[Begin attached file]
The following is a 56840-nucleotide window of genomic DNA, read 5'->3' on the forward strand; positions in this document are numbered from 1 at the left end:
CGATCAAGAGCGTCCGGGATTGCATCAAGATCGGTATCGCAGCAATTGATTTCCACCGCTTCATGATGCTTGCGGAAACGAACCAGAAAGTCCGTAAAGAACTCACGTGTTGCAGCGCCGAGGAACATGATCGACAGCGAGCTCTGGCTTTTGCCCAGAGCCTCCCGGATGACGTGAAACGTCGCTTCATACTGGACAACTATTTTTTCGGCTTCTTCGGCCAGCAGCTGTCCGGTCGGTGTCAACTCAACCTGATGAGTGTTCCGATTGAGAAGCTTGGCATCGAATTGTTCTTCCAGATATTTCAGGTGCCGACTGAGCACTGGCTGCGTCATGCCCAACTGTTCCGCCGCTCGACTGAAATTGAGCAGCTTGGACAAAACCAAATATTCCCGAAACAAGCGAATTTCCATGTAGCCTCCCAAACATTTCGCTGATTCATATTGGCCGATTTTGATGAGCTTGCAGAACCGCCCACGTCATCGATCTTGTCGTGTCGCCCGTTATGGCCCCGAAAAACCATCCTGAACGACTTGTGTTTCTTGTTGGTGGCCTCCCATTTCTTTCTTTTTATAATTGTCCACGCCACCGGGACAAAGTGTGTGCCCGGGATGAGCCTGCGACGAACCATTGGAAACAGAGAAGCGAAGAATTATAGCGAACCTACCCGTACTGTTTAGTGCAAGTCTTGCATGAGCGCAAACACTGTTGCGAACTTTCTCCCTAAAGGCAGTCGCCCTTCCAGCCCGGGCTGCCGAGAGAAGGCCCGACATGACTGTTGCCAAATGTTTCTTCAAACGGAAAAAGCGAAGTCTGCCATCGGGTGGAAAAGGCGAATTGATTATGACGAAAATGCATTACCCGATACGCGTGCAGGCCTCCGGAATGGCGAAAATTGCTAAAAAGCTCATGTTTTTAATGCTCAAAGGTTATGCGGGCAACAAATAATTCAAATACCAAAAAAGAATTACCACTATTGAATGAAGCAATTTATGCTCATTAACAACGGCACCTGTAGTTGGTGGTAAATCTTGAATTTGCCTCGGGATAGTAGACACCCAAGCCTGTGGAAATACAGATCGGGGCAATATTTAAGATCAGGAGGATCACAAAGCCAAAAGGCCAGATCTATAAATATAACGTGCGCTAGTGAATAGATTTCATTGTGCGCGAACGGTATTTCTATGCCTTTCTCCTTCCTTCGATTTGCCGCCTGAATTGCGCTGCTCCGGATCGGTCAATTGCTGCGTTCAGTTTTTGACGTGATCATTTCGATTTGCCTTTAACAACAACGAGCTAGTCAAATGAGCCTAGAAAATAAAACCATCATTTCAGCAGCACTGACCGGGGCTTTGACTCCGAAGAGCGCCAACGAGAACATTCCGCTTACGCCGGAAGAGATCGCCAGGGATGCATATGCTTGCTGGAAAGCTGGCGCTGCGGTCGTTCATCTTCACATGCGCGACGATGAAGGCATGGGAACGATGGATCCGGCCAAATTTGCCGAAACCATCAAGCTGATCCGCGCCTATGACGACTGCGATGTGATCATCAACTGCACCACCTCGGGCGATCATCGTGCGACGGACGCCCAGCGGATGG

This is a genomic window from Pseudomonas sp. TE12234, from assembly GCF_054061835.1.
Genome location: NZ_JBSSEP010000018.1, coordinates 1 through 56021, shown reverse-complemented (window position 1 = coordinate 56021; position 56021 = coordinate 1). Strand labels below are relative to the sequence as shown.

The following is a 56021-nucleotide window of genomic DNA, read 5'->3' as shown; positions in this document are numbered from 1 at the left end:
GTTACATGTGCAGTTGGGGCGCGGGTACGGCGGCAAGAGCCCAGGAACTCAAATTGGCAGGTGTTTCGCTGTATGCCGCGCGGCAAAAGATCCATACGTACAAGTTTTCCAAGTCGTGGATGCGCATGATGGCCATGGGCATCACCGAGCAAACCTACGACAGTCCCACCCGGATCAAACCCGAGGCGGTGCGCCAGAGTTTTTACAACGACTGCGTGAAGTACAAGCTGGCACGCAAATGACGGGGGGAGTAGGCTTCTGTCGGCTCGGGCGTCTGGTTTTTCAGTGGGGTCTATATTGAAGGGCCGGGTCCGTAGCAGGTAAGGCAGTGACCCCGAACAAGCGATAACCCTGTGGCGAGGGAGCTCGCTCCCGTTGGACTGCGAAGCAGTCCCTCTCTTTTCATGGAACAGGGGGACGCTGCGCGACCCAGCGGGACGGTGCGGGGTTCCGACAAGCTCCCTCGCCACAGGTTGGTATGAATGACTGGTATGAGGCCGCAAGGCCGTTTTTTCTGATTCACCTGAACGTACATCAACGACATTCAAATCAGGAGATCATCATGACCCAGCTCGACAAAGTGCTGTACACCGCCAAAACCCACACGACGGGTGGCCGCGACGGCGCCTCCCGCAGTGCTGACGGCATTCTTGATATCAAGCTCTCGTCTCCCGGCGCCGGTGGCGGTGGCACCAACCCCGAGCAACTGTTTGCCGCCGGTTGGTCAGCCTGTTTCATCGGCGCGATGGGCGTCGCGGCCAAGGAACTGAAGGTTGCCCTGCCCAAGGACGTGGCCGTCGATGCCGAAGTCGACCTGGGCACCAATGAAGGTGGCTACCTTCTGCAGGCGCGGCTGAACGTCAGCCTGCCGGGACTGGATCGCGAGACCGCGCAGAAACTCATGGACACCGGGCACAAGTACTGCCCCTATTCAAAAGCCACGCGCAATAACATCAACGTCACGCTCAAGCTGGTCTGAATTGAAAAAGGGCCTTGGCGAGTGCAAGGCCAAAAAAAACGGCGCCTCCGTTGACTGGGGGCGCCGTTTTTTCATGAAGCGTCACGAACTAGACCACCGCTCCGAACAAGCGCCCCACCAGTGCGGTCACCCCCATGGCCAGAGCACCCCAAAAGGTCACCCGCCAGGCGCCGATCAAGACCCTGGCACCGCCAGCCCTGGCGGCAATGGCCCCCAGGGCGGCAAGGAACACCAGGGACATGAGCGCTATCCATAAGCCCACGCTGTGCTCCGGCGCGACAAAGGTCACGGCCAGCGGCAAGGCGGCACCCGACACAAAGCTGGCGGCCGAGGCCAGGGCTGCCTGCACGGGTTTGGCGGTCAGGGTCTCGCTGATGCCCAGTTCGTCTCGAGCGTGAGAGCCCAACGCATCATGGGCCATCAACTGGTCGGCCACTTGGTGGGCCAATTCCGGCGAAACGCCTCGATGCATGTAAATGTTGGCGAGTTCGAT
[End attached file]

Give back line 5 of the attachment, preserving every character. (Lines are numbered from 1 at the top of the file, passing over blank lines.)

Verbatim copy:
The following is a 56021-nucleotide window of genomic DNA, read 5'->3' as shown; positions in this document are numbered from 1 at the left end: